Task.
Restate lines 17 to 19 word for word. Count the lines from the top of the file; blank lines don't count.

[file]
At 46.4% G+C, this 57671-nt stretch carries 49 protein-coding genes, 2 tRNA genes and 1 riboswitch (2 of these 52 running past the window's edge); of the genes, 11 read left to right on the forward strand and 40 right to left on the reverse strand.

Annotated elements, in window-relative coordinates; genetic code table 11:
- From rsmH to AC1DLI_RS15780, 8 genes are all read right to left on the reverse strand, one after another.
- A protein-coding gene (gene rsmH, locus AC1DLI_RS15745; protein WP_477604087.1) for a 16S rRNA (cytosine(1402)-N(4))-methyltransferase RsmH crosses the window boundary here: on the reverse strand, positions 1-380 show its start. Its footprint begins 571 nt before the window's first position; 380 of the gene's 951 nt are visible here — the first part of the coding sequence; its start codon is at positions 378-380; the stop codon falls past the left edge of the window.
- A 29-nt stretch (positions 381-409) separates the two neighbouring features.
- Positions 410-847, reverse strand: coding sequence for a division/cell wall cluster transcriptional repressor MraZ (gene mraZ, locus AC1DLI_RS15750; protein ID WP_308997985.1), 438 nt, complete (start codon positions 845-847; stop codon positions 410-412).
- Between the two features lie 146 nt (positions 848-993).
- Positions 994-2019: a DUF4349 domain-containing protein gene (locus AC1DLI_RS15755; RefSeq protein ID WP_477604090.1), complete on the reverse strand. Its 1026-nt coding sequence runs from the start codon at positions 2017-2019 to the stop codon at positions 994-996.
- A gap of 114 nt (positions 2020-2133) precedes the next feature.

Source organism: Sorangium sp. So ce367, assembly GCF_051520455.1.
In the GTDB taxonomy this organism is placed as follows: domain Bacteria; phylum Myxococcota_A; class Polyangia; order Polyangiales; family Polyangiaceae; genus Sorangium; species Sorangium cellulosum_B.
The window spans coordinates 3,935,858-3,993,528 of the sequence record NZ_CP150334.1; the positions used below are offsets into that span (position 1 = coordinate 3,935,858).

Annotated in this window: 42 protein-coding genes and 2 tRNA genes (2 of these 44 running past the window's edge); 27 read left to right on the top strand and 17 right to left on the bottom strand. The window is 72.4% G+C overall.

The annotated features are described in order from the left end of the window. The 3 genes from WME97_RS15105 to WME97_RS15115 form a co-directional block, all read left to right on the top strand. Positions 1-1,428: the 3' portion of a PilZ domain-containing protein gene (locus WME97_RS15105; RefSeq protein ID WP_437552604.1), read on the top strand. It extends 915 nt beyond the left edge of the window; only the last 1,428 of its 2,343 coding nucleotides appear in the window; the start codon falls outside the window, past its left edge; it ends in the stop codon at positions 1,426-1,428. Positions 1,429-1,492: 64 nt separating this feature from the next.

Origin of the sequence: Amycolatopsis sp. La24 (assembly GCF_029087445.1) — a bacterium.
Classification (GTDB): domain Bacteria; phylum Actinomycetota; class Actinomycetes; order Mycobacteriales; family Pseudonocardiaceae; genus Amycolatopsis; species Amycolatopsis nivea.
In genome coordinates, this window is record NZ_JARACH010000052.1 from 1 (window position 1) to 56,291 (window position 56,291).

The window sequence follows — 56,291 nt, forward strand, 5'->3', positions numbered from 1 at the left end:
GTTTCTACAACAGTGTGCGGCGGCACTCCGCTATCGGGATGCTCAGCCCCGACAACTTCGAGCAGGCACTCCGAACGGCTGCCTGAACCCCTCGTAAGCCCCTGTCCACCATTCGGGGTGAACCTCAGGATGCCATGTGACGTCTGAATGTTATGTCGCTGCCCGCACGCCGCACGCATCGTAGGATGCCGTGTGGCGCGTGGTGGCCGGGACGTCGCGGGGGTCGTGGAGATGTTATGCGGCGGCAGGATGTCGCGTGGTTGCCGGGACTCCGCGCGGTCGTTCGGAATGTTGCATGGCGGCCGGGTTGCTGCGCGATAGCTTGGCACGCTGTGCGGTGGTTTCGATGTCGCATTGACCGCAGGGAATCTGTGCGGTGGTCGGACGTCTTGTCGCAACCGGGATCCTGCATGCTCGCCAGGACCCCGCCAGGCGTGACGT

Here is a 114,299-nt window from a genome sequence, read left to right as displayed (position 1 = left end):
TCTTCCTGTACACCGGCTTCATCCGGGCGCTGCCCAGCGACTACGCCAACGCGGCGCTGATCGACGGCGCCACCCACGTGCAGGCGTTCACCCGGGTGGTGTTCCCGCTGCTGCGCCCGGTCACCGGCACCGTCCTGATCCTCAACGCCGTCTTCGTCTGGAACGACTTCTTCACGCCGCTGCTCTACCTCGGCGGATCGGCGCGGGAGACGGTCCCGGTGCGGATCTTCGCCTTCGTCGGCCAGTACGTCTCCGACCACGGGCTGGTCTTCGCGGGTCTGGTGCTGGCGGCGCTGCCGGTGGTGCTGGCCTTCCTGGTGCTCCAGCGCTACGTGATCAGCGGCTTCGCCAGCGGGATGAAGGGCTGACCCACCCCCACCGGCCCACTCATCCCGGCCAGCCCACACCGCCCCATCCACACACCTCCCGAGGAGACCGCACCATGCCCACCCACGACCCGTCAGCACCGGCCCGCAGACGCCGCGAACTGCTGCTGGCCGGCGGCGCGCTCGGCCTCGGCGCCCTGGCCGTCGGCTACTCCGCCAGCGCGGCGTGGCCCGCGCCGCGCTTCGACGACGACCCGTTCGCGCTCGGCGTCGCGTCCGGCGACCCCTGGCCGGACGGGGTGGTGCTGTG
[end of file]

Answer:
In genome coordinates, this window is record NZ_JARACH010000052.1 from 1 (window position 1) to 56,291 (window position 56,291).

The window sequence follows — 56,291 nt, forward strand, 5'->3', positions numbered from 1 at the left end:
GTTTCTACAACAGTGTGCGGCGGCACTCCGCTATCGGGATGCTCAGCCCCGACAACTTCGAGCAGGCACTCCGAACGGCTGCCTGAACCCCTCGTAAGCCCCTGTCCACCATTCGGGGTGAACCTCAGGATGCCATGTGACGTCTGAATGTTATGTCGCTGCCCGCACGCCGCACGCATCGTAGGATGCCGTGTGGCGCGTGGTGGCCGGGACGTCGCGGGGGTCGTGGAGATGTTATGCGGCGGCAGGATGTCGCGTGGTTGCCGGGACTCCGCGCGGTCGTTCGGAATGTTGCATGGCGGCCGGGTTGCTGCGCGATAGCTTGGCACGCTGTGCGGTGGTTTCGATGTCGCATTGACCGCAGGGAATCTGTGCGGTGGTCGGACGTCTTGTCGCAACCGGGATCCTGCATGCTCGCCAGGACCCCGCCAGGCGTGACGT